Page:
“What did I ever do that they won’t help me or even call us back?” Carlo asks.
This crushes my heart. So I break the rules and email the doctors, begging for someone to take charge. Doc responds, promising to get tests ordered.
Day 113: Several days of scans have brought us to an oncologist. His verdict: the cancer is in too many places, and it’s not clear where it might have started. He recommends radiation and chemotherapy to try to slow the cancer down and buy Carlo more time. Overall, the outlook is very grim.
Day 127: Second opinion: very weird cancer, very rare and aggressive. Carlo has maybe a few months. Exactly what the first oncologist said–but we’re shocked, because it took just two weeks to get this opinion, at a major cancer center 100 miles away, when it took almost four months to find out anything from our own doctors.
Day 128: Carlo has accumulated six months of paid time off, during which he can keep his health insurance. To authorize this, the air base requires that he submit a form signed by a doctor. I deliver the form and a preaddressed, stamped envelope to the oncologist’s office. They promise to get it signed and sent right away.
Day 155: Radiation was a breeze, but the toxic chemo drugs have brutalized Carlo. Barely able to stand today, he prays that the treatments provide a miracle.
Day 165: Peculiar neurological changes prompt a scan of Carlo’s head and neck. The radiologist who initially found Carlo’s tumor comes to tell me that Carlo’s neck is unchanged, but that there is a large tumor in his brain. They have no way of knowing if it’s new, because Carlo’s head was never scanned.
Doc emails me that he forgot to order a scan of Carlo’s head when the original scans were done. We’re stunned that no other doctor along the way even noticed.
Day 169: The oncologist tells us that the brain tumor may be where Carlo’s rare cancer started. And that the drugs used in his chemotherapy were not a type that crosses the brain’s protective barrier. Essentially, Carlo suffered terribly from treatments that probably couldn’t have helped him.
Day 173: A termination notice arrives from the air base human resources department.
They have no choice, they say; it’s simply policy. Carlo has failed to return to work, and the signed form that would have excused him was never submitted.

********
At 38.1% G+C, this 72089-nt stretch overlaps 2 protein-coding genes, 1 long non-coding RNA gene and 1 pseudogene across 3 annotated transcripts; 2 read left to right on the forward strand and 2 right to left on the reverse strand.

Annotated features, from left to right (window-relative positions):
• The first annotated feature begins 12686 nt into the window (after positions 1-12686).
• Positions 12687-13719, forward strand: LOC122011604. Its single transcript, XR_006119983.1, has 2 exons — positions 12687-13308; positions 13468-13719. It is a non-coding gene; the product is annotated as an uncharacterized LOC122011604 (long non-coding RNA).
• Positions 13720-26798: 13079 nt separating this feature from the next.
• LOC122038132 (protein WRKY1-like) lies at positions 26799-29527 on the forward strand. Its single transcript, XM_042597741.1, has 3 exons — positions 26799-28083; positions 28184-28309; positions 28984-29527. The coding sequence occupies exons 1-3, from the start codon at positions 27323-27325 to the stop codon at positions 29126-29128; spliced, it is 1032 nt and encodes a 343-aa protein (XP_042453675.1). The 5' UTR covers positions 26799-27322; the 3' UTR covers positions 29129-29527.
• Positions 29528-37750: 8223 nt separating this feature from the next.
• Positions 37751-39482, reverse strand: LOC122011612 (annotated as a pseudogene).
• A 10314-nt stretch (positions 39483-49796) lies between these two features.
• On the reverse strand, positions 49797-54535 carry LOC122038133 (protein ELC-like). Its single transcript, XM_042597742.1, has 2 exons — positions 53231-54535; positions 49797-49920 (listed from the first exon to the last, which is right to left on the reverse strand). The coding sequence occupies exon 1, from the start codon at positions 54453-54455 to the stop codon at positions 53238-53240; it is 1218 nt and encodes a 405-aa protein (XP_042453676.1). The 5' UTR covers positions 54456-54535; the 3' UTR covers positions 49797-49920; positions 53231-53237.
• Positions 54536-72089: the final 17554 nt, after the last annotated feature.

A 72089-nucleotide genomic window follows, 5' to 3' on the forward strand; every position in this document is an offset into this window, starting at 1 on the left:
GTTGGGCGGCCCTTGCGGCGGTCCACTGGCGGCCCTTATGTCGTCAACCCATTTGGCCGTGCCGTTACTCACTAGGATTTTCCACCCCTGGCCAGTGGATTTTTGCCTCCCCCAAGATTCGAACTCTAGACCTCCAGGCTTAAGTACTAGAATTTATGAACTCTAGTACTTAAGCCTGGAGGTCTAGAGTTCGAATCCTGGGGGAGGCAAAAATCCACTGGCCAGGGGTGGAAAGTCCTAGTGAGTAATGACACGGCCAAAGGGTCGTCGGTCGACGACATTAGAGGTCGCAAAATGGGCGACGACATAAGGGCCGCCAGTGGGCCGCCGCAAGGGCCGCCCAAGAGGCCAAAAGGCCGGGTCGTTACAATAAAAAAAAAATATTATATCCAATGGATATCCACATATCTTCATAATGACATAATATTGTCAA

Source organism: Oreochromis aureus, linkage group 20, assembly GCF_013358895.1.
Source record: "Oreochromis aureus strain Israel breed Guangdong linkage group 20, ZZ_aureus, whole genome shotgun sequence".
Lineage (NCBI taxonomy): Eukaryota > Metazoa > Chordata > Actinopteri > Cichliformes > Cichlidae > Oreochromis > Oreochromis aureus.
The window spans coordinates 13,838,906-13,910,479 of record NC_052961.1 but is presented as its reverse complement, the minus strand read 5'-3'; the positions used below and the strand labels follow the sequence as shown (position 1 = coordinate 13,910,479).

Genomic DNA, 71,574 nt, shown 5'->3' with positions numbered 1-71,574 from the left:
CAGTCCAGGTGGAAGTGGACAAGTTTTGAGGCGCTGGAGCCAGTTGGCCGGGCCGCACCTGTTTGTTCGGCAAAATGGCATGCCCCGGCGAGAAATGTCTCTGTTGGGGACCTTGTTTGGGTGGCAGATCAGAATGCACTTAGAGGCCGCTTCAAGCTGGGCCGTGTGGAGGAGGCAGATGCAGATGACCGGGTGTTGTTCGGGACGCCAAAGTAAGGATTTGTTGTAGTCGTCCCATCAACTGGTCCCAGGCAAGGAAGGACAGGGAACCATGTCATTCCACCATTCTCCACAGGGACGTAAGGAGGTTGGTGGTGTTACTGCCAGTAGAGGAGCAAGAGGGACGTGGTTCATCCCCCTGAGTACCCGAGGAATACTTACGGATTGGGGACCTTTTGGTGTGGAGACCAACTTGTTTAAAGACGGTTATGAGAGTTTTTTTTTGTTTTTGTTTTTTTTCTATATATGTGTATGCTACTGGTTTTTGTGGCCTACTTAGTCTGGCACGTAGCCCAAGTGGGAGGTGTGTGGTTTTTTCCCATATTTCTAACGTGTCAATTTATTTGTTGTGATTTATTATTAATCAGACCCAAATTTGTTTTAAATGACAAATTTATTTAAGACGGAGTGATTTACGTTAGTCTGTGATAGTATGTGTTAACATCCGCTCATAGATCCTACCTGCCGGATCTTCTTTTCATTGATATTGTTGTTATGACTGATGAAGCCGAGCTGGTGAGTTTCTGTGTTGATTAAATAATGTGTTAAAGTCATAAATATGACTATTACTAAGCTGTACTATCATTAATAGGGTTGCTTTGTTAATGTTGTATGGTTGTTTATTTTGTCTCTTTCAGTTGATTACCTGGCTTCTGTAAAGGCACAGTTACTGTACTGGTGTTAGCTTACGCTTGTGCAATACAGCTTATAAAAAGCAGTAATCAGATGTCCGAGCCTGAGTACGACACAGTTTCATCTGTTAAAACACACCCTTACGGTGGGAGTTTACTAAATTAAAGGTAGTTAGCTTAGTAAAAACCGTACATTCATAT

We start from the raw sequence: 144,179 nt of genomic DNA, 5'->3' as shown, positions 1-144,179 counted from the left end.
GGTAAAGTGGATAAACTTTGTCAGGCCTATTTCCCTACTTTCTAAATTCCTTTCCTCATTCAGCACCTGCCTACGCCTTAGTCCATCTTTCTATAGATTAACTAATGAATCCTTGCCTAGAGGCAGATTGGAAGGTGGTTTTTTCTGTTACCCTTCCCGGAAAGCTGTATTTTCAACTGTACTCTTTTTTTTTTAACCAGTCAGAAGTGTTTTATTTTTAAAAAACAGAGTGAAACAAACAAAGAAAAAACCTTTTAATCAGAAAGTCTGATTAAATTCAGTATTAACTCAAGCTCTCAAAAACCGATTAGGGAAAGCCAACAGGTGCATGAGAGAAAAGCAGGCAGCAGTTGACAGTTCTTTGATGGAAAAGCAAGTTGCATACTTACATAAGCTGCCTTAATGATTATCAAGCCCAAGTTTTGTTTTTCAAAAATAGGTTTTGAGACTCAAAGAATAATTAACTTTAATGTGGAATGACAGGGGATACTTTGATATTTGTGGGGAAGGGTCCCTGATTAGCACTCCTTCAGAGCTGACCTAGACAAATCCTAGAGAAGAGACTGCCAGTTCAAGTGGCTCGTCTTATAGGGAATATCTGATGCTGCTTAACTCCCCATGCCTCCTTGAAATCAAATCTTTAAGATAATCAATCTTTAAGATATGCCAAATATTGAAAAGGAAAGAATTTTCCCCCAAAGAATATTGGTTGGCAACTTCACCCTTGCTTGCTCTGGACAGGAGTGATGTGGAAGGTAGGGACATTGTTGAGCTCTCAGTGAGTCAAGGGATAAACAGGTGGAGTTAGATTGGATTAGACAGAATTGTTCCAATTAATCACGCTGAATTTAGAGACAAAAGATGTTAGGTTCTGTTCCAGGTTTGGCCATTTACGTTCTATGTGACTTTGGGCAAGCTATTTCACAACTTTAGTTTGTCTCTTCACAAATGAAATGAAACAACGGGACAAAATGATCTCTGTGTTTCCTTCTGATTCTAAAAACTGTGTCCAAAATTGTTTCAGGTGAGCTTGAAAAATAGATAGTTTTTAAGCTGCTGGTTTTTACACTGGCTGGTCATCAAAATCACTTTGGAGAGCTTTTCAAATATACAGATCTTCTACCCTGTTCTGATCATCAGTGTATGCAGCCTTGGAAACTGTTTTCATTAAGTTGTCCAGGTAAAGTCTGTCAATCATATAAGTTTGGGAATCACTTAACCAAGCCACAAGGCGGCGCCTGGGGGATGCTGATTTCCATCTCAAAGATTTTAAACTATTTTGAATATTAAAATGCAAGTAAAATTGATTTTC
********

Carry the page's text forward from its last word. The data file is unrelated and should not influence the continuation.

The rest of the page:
I frantically call the oncologist’s office. Three days later they find the form, still unsigned, sitting on someone’s desk.
Day 206: The rare, weird, aggressive cancer takes Carlo’s life.
He was fifty-eight. He had honorably served his country for more than half his life. Failed by clinicians and staff in our healthcare system–some of the very people he’d dedicated his life to protecting.
Day 271: I meet with Carlo’s doctors. Their awkward apologies provide zero comfort. They swear they didn’t know that we couldn’t get appointments, or that we were repeatedly given inaccurate information. And no one ever told them that we’d called, so how could they have known to call us back? They soothe themselves by saying that nothing really would have changed the outcome.
I tell them that Carlo’s life was worth their effort. That, at a minimum, they might have eased his terror.
I suggest that it might help to implement patient-safety and quality-improvement initiatives on the front end, where patients and caregivers first interact. They nod, look thoughtful and promise.
Day 951: Carlo’s case has been presented at grand rounds and patient-safety conferences at the medical school. In response, studies of the handling of appointments and patient calls have been implemented.
Yet I still hear every single day of patients experiencing the same things Carlo did.
Day 1: It’s been a few months since Carlo died. A simple white stone now stands watch for him at Camp Butler National Cemetery.
I have put off canceling his cell-phone service as long as possible. His children, friends and family from all over the world still call to hear him say “Leave me a message,” then weep and pour their hearts out into his voice mail.
But money is tight. The phone has to go. It really wasn’t much good, when none of his doctors would call him on it when he so desperately needed them.
Within minutes, the phone company representative verifies Carlo’s death, cancels his phone and tweaks options to reduce the bill.
Just like that, it’s all done. They act like helping me with that stupid cell phone is a matter of life or death.
About the author:
Debi Santini works in administration in the Office of Residency Affairs at Southern Illinois University School of Medicine. During Carlo’s illness, he and Debi kept family, friends and colleagues up to date through the CaringBridge website. The entries they wrote for CaringBridge are the basis for this story. “My hope is that telling Carlo’s story will bring about much-needed improvement in what patients unfortunately encounter regularly in the healthcare system.”